HOLR was lucky enough to be present at the annual Agency Wars this past November. It is the eighth year that agency wars has raised money for various great causes via a night of mingling, networking, and watching staff from Toronto’s most respected agencies go three rounds in the ring. After 12 weeks of rigorous training, the fighters were more than eager to put their skills to the test in front of their family, coworkers and friends.
We were eager to interview the fighters who sacrificed indulgence, and put in hours of hard work for Movember.
Meet Robert Baral from Mediacom and Mike Macinnis from Tantrum Studio
Tell me about your agencies?
I’ve been at mediacom for 3 months now, I was actually competing in agency wars before but swapped over once I made the switch in jobs. Mediacom is great, big agency.
I’ve been with Tantrum for about 8 years. They were very eager to help me out with this experience and they supported me every step of the way. We create visuals online, television and film that focuses around vfx and 3D content.
What are your boxing names?
Kid Kodiak – I love Grizzly Bears. It just fit.
Boxcar Bob, I don’t know I’m just a scrappy boxcar fighter…that’s how I like it.
Yeah, you’re so scrappy.
I know, I’m the most scrappy.
Did you guys know each other before this?
No! I knew no one on this team. We’re definitely hanging out beyond this. I love this team. Once you go through such intense training, you get close with everyone.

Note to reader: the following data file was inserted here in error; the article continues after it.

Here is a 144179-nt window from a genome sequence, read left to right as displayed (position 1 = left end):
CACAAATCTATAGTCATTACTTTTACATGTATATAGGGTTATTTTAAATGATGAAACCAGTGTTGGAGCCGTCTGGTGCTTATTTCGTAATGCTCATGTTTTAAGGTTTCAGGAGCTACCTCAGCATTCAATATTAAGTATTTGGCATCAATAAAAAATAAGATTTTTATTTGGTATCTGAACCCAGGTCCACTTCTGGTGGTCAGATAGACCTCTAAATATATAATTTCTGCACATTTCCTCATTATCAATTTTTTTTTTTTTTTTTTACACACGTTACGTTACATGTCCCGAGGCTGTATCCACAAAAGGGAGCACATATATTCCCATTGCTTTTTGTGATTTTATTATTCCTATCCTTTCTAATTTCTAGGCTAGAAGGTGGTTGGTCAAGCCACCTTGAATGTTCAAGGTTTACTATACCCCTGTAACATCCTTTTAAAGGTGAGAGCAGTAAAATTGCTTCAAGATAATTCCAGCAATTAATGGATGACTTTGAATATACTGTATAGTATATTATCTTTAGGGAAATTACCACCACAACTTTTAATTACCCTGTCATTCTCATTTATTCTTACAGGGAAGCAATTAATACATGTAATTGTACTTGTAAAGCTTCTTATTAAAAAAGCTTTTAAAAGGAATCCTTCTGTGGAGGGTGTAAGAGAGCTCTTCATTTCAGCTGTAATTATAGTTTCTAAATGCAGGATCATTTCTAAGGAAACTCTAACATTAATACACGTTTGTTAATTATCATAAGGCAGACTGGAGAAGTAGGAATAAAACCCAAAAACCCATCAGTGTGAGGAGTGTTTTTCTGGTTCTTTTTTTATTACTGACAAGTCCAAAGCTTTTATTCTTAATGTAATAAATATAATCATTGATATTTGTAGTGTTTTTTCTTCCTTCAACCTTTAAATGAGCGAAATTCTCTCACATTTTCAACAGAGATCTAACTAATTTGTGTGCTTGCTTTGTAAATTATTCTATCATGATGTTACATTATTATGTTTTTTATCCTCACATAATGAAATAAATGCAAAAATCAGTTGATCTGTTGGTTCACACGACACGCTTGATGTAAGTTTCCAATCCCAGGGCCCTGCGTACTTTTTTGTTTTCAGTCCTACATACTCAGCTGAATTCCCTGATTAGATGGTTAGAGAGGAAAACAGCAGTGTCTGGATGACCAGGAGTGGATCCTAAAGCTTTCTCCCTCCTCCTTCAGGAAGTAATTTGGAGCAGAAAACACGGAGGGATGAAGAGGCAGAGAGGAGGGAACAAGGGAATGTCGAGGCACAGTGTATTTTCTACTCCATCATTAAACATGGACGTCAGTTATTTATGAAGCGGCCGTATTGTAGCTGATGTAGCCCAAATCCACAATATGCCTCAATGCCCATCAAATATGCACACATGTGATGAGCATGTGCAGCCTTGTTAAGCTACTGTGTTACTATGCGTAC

Were you guys into fitness and hard workouts before this?
I was into working out before this but nothing this intense at all.
Yeah, I ran and did all that stuff. I was healthy, but this was next level. You’d be down on the ground feeling dead, but you’d have to keep going. The thing is, that’s where you peak and that’s where you get to be your best self.
How do you guys feel representing movember?
I love the cause, I’ve done it pretty much every year but we couldn’t grow out our stashes this year.
I haven‘t shaved in 6 years, so my fiancé has never seen me shaved. It was a weird feeling, but it‘s for such a great cause, it was well worth it.
What were you feeling before you got in the ring and directly after your fight ended?
As I was one of the last fighters of the night, I had to sit for a really long time dwelling on what was about to happen. To be honest, it was a crazy combination of nerves, stress, adrenaline, excitement, and anxiety. It’s 3 months of training, compromises, dedication, exhaustion for 6 minutes.
After the fight there was nothing. I don’t think I’ve ever been so mentality, and physically exhausted in my life. I saw flashes of friends, family and fans, and just wanted to get out to a quiet, peaceful area. The next 30 minutes were a blur. It took me a while to come down from the fight high.
Before the fight, like standing backstage waiting to walk out was the more overwhelming part of the experience. Knowing that there was no backing out, you have to go through with this.
It makes you feel a little sick. But as your announced and walking into the studio/ring, you start to get really pumped up. All that worry and fear is gone. You just focus on you and your opponent.
Directly after the fight, personally I was ecstatic. All those weeks of training, making it to this day paid off. Winning of loosing, you’re happy going through it all just for those couple minutes.
Meet Trainer Sara Haghighat-joo
Tell us a bit about yourself and how you got here?